On October 6th, 1998, 21-year-old University of Wyoming student Matthew Shepard was viciously beaten, crucified on a fence post, and left for dead just outside of the town of Laramie, Wyoming. The reason for the beating? Matthew Shepard was gay.
The story made international headlines, and when Matthew died of his injuries on October 12th, his story opened up a dialogue about hate crimes and prejudice.
The Motley Collective is bringing Matthew Shepard’s story — a complex story with many opposing views and emotions — to The Gordon Best Theatre in their ambitious and daring production of The Laramie Project. Written by Moisés Kaufman and members of the Tectonic Theatre Project, The Laramie Project is a bold production with an interesting history.
Not long after the death of Matthew Shepard and the trial of his attackers, Aaron McKinney and Russell Henderson, Kaufman and a team travelled to Laramie to conduct interviews with the people who were affected first hand by the outcome of Shepard’s death. Kaufman’s group spoke to hundreds of people, including associates of Matthew and of his attackers, as well as religious leaders, law enforcement, neighbours, eye witnesses and relations.
Compiling these interviews together, the result was a massive stage show featuring 70 characters that reflects the social, political and religious climate of Laramie, Wyoming while recreating the story of Matthew Shepard’s murder — and how it helped shape and define the community that was overcome by a senseless and brutal murder.
The Laramie Project is a unique production in that it’s presented as an oral history more than a linear story that’s acted out on stage. Told in a series of monologues transcribed from the real-life interviews, The Laramie Project is a character study of an entire community as much as it is a story about a specific tragedy in modern American history.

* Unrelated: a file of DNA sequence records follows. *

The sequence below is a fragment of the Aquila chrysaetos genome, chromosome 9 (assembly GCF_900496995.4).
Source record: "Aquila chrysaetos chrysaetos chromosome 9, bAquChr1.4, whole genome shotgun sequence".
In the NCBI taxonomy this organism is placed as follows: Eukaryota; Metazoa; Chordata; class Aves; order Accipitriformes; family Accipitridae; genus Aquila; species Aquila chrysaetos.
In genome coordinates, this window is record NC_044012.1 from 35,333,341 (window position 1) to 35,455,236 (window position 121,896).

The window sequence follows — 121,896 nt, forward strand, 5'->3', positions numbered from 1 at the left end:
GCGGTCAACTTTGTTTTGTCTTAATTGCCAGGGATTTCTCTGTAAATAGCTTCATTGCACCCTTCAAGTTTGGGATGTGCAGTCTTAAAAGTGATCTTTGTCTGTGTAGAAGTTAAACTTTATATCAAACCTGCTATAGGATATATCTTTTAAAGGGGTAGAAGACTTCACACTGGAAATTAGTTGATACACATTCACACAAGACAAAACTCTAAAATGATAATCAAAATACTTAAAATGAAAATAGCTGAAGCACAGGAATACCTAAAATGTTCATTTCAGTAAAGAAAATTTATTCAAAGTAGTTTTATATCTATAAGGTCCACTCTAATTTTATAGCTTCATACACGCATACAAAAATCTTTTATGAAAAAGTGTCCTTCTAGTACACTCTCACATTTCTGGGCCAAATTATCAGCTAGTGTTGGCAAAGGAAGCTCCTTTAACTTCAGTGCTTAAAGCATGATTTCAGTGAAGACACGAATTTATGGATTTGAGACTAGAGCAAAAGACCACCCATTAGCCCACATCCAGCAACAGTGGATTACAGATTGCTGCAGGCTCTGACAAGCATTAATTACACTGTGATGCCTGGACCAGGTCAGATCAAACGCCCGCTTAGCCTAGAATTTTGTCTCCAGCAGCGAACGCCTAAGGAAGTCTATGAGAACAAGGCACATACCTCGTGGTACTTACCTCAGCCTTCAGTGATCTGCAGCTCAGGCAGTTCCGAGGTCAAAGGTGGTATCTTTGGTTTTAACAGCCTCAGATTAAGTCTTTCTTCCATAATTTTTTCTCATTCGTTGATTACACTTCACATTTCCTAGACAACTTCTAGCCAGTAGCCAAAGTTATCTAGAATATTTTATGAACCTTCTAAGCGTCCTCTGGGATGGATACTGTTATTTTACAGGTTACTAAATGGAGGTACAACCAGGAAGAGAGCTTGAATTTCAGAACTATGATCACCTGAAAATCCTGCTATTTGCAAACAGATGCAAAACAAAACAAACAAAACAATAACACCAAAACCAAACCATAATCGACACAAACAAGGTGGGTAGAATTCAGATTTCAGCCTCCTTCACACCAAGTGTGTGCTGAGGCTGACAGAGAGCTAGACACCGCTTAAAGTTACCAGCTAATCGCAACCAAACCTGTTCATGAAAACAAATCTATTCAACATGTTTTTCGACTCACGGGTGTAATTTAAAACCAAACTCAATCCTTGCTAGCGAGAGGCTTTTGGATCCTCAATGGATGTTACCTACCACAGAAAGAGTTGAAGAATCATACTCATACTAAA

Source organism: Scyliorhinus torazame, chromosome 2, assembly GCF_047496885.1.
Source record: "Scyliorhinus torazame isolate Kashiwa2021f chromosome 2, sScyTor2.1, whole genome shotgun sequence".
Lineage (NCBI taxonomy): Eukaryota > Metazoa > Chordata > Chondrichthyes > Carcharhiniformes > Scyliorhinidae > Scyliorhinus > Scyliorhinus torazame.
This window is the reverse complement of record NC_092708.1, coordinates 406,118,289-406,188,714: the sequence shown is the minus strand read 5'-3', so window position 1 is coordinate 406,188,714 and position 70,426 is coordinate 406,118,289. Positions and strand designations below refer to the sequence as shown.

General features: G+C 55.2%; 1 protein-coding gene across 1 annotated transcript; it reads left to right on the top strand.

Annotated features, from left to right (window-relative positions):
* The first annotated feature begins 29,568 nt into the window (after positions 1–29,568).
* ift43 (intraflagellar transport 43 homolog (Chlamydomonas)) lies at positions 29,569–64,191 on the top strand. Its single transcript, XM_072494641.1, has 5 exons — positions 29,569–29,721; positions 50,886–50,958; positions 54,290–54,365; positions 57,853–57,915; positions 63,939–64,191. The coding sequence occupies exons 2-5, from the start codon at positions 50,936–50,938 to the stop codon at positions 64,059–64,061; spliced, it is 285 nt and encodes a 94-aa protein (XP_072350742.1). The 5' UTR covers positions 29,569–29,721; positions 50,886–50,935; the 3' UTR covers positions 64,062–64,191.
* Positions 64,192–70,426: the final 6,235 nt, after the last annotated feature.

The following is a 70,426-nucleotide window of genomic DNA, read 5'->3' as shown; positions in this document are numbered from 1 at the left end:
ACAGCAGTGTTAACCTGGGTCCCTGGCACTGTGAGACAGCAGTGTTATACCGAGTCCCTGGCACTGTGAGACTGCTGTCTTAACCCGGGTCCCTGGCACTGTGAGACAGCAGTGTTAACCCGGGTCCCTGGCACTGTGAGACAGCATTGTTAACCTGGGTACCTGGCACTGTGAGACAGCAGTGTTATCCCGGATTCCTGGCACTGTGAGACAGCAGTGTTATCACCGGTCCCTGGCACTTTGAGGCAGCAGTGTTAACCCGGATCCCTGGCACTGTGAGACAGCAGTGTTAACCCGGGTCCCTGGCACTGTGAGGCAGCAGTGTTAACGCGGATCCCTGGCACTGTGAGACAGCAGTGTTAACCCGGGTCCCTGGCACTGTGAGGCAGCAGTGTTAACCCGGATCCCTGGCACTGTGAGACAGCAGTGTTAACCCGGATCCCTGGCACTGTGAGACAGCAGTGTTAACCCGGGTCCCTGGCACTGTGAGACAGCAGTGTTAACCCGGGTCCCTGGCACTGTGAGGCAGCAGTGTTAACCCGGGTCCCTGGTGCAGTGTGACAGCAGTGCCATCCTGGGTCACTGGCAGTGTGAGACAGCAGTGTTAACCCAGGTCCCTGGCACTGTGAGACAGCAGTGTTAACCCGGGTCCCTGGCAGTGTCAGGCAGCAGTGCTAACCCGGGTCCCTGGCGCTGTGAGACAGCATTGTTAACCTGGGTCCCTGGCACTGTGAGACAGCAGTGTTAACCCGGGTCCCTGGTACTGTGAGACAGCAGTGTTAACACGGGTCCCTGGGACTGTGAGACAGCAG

It’s not just Matthew Shepard’s story, but the story of the people who were left to witness the fall-out. The result is a very unique — and potentially tedious — experience.
However, director Amy Cummings manages to do the impossible by assembling an incredible company of actors that’s able to bring together all of the characters with their own personal identities, conflicting opinions, and a full range of different emotions.
The talented 14-member cast — Meg O’Sullivan, Jen Walsh, Andrew Little, Elizabeth Moody, Kalene Lupton, Sarah McDonald, Piper Deck, Taylor Beatty, Tedd Bayne, Jim Mills, Gabriel Hudson, Tobias Bernstein, Jean-François Tremblay, and Drew Mills — is a combination of familiar faces and newcomers to the Peterborough stage, creating an interesting juxtaposition of performers.
Each actor takes on multiple roles, ranging from three to eight different characters throughout the performance. Meanwhile, they do this while almost always on what is a minimalist set, using small props and simple costume changes to help the audience decipher the changes in their characters.
At first, the audience depends heavily on the narration of Jean-François Tremblay, who acts as the show’s narrator.
However, as the story builds, the props and articles of clothing almost work as trigger objects that, combined with the actors change in voice and body language, help the audience keep each of the 70 characters straight — even as the monologues start coming at the audience in rapid fire.
When you have a large cast that’s responsible for bringing so many characters to life, it’s natural that some of the performances are stronger than others. Each actor gives a standout performance with at least one or two of the characters, while other less prominent characters slip under the radar. Although each performer brings something unique to the production and has a stand-out moment in the spotlight, certain performances create an emotional connection with the audience.
These performances include Andrew Little as an open-minded cab driver and the bartending eyewitness, Jen Walsh as a lesbian university professor, Jim Mills as a gay townsperson, Kalene Lupton as a friend of Shepard’s, and Taylor Beatty as the man who found Shepard. Meg O’Sullivan, in the role of big-hearted townswoman Marge Murray, manages to bring comedic relief to what could potentially be a heavy-handed production.
Some of the most powerful moments come into play when the audience is confronted with the face of evil. Andrew Little brings Reverend Fred Phelps, the controversial leader of the Westboro Baptist Church, to life in an explosive scene. Taylor Beatty re-enacts the chilling interrogation of Aaron McKinney in one of the shows more disturbing sequences.
The Laramie Project could have been a confusing mess at the hands of a less experienced company, but The Motley Collective — with its talented director and disciplined cast — manages to pull it off. The company brings the story to life through words and character instead of action, guiding the audience through an amazing and emotional journey.
All photos by Sam Tweedle.